As I write this blog, I am now 26 days post surgery. Three days after the surgery, I walked out of the hospital with a cane, not a walker, and not crutches – a cane. We stayed in the Marina House hotel (part of the Bolghatty Resort Complex) for the first 4 nights and then moved back onto the boat. I have been walking unaided since day 7, when we moved back onto the boat and I ditched the cane. The staples and bandage were removed on day 15, and I was permitted to resume my daily swimming pool “activity” from day 18. The pool has made a noticeable difference in my recovery, but of course – so has my daily self-paced physiotherapy. On discharge from the hospital, I was given an exercise sheet to follow, and I do the necessary exercises nearly every two hours through the day. At first, when walking, it felt like I was walking on a prosthetic leg, and I realize now that this was because my thigh quadriceps had been cut/altered with the surgery and I had to relearn how to walk and build those muscles up again. Every day its getting better, but I’m still not walking more than about 1.5 km. I’m sure this will gradually increase over time – as will my flexibility.
We are still going to the market, at least once every week. Last week we bought a fresh chicken from this man. When I say fresh, I mean the bag was still warm when I picked it up (and not from cooking).
I also bought fresh mutton from this man. He told me that he only operates his shop in the mornings. Its actually his father’s shop, but his father is off wandering about India right now. He tends to save up money for 6 months and then leaves to go travelling for 6 months – and then returns to repeat the pattern.
We had to buy some rice a few weeks ago, and although this is a fuzzy photo, it does illustrate the variety and volume of rice available at this one shop.
I took this photo of Nazar one day, he was a bit sad because his Tuk-Tuk had to go in for extensive and expensive repairs. His Tuk-Tuk is his way of making a living, and he needs it back on the road.
Here, Nazar’s Tuk-Tuk is in the shopping getting the full treatment.
His little grand daughter helps to cheer him up.
On another day, after his repairs were made, Nazar took us to the “Indian Cafe” near the court house for lunch. The food was Indian, of course, and of good quality and low price (they are all cheap, unless you eat where the tourists go).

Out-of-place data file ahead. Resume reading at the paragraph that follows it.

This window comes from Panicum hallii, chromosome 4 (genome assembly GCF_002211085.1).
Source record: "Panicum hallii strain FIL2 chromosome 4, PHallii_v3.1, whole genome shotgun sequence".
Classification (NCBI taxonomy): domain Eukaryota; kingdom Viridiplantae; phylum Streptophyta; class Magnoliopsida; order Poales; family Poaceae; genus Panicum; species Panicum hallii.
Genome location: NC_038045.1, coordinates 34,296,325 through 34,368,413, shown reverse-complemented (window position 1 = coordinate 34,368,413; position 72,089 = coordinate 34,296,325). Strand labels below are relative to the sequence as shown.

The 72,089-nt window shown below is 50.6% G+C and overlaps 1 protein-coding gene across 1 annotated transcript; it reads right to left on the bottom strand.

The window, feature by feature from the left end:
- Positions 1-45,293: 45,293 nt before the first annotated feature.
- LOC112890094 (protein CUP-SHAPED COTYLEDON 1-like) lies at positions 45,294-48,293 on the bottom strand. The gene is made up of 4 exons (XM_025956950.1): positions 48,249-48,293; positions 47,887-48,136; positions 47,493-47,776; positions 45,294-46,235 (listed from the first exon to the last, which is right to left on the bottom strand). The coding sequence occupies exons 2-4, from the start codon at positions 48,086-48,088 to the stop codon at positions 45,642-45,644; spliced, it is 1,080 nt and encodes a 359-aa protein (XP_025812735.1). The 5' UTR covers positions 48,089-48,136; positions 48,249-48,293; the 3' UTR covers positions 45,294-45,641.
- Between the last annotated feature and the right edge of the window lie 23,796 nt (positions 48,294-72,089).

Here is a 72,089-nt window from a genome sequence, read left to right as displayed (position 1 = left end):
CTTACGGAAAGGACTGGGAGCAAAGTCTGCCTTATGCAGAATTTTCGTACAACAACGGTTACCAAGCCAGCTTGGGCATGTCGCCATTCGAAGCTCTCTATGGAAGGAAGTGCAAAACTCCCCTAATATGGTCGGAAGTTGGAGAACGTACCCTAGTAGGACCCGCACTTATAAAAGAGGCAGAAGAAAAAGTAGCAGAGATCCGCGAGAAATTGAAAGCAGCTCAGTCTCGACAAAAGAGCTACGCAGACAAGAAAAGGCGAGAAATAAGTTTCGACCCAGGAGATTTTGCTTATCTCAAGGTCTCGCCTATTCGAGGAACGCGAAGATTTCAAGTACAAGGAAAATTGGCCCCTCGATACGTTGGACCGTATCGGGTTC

This food server was even dressed in a uniform to suit the establishment.
We’ve had a bit of bother with the local tour boat operators and some of the fishermen. These tour boat operators are coming closer and closer to our boat. They are loaded up with tourists (sometimes on two decks) and pass by often only a meter or two from our hull. I’m afraid that one day, one careless Captain is going to scratch/dent the side of our hull – and then there will be hell to pay! We’ve written to the Port Captain, the Marina Manager, the Resort Manager, everyone but the English language newspaper (not yet) and there are signs of improvement, but in our opinion – it is still a risky business. Not only are these boats passing unnecessarily too close to us, but it is a gross violation of our privacy. These people are leering and taking photos and they are so close I could reach out and slap them! Diane has taken to sitting on the back deck, with the water hose in hand – ready to give a soaking to any boats the pass too close — and she has soaked several, with cameras and mobile phones in hand! This is a photo I took of some jack-ass fishermen, two minutes after they accidentally bumped into our hull, twice, at 8 o’clock in the morning. What the hell? The river is flat calm, 300m wide, with not another boat in sight. Why in hell are they bumping into our boat? I sure gave them a piece of my mind.
Next week, we’ve arranged for our very first day tour, a bonafide tourist trip that will take us out of Kochi, away from the boat, away from the market and the mall – if only for a day. I’m looking forward to it!